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In Wisconsin, Walker Is Likely to Survive Recall

Gov. Scott Walker of Wisconsin, a Republican, is likely to survive a recall election on June 5, according to recent nonpartisan polls of the state.

Mr. Walker leads his Democratic opponent, Mayor Tom Barrett of Milwaukee, by an average of six percentage points in those polls and has not trailed in any poll since February.

Some polls issued by Democratic-affiliated groups have shown a somewhat tighter race, with Mr. Barrett trailing by about three percentage points instead. Partisan-affiliated polls have a long track record of somewhat exaggerating their candidate’s standing, however, and it may be telling that even these polls do not show Mr. Barrett ahead.

In a typical November election, a 6-point lead with two weeks to go would translate into a high probability of winning — roughly on the order of 90 percent, based on the historical accuracy of polls of governors’ races.

The dynamics of a recall election may be slightly more uncertain. But with high turnout expected, which tends to make polling more reliable, Mr. Barrett would most likely need a last-minute change in momentum to have much of a chance of prevailing.

Mr. Walker’s approval rating was poor at this time last year, after he stripped collective bargaining rights from most of the state’s public workers. In May 2011, his job approval rating averaged 42 percent across different polls, versus an average disapproval rating of 55 percent.

In an average of polls conducted so far this May, however, Mr. Walker’s approval rating averages 50 percent, with 46 percent disapproving.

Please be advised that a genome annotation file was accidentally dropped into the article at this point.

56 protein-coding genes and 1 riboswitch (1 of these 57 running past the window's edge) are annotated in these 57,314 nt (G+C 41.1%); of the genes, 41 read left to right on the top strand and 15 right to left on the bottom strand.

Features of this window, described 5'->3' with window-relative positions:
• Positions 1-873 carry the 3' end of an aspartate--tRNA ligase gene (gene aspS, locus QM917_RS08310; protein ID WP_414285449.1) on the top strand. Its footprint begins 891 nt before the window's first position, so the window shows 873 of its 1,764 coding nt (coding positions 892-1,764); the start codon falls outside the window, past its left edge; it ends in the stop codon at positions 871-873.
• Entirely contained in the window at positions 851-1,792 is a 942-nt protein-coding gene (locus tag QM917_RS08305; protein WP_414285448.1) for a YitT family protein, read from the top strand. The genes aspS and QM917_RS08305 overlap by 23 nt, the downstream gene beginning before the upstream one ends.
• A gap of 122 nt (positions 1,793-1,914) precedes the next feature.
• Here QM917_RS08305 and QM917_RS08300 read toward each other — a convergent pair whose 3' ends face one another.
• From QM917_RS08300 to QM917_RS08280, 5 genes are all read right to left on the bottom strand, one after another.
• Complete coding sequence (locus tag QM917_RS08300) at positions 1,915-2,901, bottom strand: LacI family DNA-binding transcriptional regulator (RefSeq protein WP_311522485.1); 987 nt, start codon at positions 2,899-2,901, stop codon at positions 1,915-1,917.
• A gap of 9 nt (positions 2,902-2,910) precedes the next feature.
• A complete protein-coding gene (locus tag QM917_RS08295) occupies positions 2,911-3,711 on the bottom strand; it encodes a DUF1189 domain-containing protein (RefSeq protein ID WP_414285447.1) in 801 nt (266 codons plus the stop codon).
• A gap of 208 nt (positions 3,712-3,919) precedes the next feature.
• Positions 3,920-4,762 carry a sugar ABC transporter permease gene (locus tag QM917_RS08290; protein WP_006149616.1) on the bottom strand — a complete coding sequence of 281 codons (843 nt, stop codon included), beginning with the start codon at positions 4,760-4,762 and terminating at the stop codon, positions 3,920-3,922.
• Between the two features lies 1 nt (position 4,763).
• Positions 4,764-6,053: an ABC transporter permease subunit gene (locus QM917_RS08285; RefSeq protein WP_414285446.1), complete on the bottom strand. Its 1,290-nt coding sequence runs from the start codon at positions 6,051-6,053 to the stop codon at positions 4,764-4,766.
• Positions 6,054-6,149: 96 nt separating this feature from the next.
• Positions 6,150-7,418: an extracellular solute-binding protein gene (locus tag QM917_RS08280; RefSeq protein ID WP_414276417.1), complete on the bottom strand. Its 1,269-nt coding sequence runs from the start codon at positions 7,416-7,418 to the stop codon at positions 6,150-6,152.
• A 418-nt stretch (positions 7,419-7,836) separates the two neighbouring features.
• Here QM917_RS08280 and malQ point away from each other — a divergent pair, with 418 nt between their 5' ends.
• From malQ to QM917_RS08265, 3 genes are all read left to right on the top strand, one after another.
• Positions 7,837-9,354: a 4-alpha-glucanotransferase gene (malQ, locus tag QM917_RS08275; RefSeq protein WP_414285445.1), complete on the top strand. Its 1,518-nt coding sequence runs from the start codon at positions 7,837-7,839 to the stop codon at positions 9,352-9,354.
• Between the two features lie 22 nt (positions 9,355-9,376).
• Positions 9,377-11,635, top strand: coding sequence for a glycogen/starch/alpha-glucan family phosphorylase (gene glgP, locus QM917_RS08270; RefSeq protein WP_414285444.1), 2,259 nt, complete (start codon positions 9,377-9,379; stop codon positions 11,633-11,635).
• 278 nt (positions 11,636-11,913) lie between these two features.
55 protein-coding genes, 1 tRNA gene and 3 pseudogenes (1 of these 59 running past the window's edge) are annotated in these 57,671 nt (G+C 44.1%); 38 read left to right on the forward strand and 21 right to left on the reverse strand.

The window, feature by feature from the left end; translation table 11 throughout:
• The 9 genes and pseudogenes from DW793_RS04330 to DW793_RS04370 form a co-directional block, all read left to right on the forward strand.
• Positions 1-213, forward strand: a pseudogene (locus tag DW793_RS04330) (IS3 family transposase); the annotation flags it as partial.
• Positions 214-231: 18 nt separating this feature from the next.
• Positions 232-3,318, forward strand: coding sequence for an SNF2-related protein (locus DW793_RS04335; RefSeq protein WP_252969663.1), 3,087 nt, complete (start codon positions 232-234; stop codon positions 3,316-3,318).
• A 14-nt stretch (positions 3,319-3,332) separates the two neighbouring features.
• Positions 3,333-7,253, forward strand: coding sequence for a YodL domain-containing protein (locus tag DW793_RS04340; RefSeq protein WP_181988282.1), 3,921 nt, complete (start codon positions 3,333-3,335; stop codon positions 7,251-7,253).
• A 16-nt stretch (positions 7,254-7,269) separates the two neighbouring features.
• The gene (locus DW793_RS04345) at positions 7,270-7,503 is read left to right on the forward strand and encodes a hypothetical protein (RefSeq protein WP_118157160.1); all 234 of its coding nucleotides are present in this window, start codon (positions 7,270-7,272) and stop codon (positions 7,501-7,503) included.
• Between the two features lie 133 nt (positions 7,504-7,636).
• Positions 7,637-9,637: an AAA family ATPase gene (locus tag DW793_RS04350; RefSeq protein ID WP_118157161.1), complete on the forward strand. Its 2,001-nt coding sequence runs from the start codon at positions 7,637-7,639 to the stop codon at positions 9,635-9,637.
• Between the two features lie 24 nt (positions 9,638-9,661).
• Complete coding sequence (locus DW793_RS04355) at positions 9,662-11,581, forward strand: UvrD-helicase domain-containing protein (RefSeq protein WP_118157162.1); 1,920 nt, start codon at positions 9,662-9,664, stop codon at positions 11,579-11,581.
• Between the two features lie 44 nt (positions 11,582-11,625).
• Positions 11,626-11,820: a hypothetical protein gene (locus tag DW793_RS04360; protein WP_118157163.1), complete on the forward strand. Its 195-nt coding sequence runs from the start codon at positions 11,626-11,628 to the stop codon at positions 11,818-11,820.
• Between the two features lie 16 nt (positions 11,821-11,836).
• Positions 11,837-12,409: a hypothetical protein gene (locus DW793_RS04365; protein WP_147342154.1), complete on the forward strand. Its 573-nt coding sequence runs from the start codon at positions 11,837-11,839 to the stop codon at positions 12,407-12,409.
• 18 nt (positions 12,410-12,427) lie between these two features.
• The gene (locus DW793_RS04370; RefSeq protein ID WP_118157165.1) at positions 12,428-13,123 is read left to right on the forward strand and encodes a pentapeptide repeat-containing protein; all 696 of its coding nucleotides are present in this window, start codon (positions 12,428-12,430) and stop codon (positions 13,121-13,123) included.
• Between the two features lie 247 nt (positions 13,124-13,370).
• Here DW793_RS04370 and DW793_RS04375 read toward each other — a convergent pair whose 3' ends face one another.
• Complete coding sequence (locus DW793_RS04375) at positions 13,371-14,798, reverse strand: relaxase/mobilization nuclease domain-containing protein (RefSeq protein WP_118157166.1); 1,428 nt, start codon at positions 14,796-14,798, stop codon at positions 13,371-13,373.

If Mr. Walker’s approval-disapproval ratings were even, he might be a favorite to win the recall election because some voters who are on the fence might nevertheless object to the idea of removing a governor from office in midterm. Since his approval rating now appears to exceed his disapproval rating by a couple of points, that should give him a clearer advantage.

But why has Mr. Walker’s approval rating improved?

The most obvious reason might be that Wisconsin’s economic climate has improved. The statistics on that are mixed, however.

On the bright side for Mr. Walker, Wisconsin’s unemployment rate is 6.7 percent, lower than the national average of 8.1 percent, and it has improved since Mr. Walker took office in January 2011, when it was 7.7 percent.

The 1-point decline in state unemployment parallels a 1-point decline in the national unemployment rate, to 8.1 percent from 9.1 percent, over the same time frame.

Some of the improvement in Wisconsin, however, is due to sluggish growth in its labor force, which has allowed its unemployment rate to shrink despite relatively slow job creation. Wisconsin’s labor force was listed at 3.07 million workers in April, the same as in January 2011. (The growth in the United States’ labor force has also been slow, although it has been positive, increasing to 154.37 million from 153.25 million over the same period.)

An alternate measure of the job market is to look at the number of jobs or employed persons, rather than the unemployment rate. According to the Labor Department’s household survey, the number of employed people in Wisconsin has increased to 2.86 million from 2.83 million when Mr. Walker took office, an improvement of about 1 percent.